There’s a red fox that has taken up residence under our tool shed in the backyard. Waiting, we suppose, for our neighbors to restock their backyard chicken coop after the last fox feast. Just what is it with people and chickens, anyway? A 24-year-old French sailor has spent the last two years on the high seas with a red hen he calls Monique.
Soudée received Monique as a gift while docked in the Canary Islands, and he thought it was the perfect low-maintenance companion who could also provide food. “I didn’t speak any Spanish and she didn’t speak any French,” Soudée told the BBC. “But we got along.” And there are no foxes on the high seas.
Never ever Aldi
The latest food company to eliminate science from its marketing scheme is Aldi, Inc., the Germany-based grocer with more than 10,000 stores in 18 countries. This week it launched a store-brand line of meats they call “Never Any!” – as in never any animal health products that might increase production efficiency or promote the welfare of the animals.
Aldi says it is dedicated to “making healthy living simple for more than 32 million customers who shop our stores each month."
Along with promoting misinformation about livestock production technologies, one might argue that “healthy living” is no longer simple for the animals raised by Aldi suppliers. "We believe every shopper should have access to food they feel good about serving their family," said ALDI Chief Executive Officer Jason Hart. To which GTN wonders, did your customers not feel good about the meat you were selling them before?
There may be lots of reasons to be an hour late to your wedding reception. But a Colorado couple may have the most outrageous excuse yet – the groom was bitten by a rattlesnake as he was posing for wedding photos.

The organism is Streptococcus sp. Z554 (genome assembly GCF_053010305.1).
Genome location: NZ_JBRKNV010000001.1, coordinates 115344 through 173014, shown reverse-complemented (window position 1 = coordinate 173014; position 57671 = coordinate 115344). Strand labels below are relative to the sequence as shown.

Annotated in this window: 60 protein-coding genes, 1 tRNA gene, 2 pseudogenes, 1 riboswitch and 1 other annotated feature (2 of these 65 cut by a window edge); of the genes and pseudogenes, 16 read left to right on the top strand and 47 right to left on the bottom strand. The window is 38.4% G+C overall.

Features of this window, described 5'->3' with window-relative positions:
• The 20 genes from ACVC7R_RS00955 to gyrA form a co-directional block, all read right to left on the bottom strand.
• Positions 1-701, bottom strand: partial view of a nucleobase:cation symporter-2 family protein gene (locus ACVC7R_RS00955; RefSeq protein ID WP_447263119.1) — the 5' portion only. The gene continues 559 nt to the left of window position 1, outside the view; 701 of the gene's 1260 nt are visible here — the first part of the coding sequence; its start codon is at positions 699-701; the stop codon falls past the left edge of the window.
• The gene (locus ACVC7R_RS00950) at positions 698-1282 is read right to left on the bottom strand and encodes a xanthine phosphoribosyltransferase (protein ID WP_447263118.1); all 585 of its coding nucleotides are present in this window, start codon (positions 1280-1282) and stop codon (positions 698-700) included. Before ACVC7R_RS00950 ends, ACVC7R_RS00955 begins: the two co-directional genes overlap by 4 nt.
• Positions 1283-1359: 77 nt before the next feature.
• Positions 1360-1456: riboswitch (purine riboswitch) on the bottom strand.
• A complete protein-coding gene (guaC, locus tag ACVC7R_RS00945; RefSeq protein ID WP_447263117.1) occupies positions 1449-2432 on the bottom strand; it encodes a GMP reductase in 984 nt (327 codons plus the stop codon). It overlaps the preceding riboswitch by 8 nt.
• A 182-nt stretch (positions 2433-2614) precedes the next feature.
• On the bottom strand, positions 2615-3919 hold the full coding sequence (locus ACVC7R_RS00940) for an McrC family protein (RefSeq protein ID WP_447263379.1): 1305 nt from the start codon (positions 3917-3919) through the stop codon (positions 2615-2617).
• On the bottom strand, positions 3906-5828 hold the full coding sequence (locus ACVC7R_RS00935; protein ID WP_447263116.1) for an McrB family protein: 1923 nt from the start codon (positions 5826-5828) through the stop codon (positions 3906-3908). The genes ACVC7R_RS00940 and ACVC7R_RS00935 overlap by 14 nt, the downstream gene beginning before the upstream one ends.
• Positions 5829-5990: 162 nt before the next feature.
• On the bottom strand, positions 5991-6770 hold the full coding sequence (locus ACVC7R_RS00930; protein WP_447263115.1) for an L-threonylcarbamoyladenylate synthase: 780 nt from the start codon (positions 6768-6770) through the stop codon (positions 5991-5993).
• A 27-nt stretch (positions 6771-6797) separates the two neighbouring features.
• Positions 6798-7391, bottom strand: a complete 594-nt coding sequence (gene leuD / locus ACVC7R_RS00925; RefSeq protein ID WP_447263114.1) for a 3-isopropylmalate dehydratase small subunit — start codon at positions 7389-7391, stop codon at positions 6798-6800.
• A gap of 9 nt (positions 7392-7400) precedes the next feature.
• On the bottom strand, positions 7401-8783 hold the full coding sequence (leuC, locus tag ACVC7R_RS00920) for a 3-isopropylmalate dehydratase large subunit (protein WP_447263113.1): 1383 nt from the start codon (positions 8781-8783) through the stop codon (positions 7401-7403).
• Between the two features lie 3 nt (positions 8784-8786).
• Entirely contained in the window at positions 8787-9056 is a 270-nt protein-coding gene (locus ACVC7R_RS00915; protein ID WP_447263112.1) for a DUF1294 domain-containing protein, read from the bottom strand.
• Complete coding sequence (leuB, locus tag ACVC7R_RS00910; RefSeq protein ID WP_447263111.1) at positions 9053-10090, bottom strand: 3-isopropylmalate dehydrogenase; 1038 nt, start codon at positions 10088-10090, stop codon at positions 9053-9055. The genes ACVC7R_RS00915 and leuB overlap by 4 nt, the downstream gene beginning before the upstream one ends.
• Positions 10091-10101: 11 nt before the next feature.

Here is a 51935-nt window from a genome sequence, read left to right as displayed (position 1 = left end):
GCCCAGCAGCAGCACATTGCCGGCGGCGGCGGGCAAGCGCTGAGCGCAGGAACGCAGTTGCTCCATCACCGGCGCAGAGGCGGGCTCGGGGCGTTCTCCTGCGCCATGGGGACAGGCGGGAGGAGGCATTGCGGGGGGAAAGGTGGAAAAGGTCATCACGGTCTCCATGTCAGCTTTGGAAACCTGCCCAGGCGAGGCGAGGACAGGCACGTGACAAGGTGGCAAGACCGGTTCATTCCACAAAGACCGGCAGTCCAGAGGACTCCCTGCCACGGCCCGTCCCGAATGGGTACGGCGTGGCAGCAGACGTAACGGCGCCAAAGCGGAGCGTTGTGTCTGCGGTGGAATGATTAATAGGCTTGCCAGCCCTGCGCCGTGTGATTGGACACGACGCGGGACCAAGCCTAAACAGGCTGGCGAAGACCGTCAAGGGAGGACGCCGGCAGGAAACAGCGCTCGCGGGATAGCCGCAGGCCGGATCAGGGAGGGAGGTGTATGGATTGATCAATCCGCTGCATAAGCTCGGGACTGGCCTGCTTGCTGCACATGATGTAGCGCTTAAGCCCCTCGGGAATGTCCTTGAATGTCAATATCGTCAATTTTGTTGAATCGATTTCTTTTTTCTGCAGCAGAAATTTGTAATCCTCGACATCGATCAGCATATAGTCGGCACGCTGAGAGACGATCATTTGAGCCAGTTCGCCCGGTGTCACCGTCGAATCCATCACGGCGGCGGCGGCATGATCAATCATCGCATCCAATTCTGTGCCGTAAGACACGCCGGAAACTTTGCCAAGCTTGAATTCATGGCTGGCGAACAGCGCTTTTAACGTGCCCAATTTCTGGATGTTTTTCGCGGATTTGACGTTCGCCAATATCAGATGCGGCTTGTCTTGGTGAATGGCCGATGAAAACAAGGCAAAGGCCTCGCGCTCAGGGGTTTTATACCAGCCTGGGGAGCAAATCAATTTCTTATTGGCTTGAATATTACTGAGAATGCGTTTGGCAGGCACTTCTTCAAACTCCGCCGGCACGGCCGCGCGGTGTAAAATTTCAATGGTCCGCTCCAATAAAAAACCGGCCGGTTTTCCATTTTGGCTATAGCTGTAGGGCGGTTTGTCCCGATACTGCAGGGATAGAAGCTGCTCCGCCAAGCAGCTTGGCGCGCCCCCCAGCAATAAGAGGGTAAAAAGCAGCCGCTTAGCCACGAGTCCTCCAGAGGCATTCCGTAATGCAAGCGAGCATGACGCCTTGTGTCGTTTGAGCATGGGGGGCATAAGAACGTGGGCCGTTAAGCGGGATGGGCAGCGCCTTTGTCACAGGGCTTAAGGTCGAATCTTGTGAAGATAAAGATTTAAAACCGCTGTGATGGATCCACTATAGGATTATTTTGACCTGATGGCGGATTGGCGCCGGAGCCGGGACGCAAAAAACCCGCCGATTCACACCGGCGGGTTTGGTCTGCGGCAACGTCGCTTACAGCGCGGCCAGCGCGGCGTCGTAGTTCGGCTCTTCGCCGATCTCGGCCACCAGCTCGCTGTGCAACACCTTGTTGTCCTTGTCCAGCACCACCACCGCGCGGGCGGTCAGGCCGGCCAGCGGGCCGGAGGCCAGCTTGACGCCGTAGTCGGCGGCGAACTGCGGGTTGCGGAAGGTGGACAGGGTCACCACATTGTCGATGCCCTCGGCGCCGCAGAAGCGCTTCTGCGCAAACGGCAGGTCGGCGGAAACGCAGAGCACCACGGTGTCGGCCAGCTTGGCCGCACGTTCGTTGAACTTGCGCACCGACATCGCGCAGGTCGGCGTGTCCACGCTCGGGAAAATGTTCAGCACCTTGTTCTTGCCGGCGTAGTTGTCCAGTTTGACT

After Johnny and Laura Benson tied the knot in Fort Collins, Colo., they headed to Horsetooth Reservoir for a wedding photo shoot. Then, between shots capturing their smiles and kisses, a rattlesnake bit the groom on his ankle. They flagged down a park ranger, who called paramedics. They took him to the emergency room, where medical workers confirmed the bite had been dry. No venom had been injected into Johnny’s ankle. The couple made it to the reception, but some of the guests had gone out to buy fake, rubber snakes, and the traditional garter-belt toss featured a fake snake.
The city of Desert Hot Springs was among the first in California to approve the large-scale growing of medical marijuana on its land. The result? Industrial land prices are skyrocketing and the once financially struggling city is considering doubling its budget. Three months after the ordinance passed, 14.6 acres of land sold for $18,000 an acre. The same plot would bring $200,000 an acre now.
The city is taxing growers based on how many square feet their facilities cover — $25 per square foot for the first 3,000 square feet and $10 per square foot after that. The city expects to take in at least $17 million per year in tax revenue once the city’s land is all developed.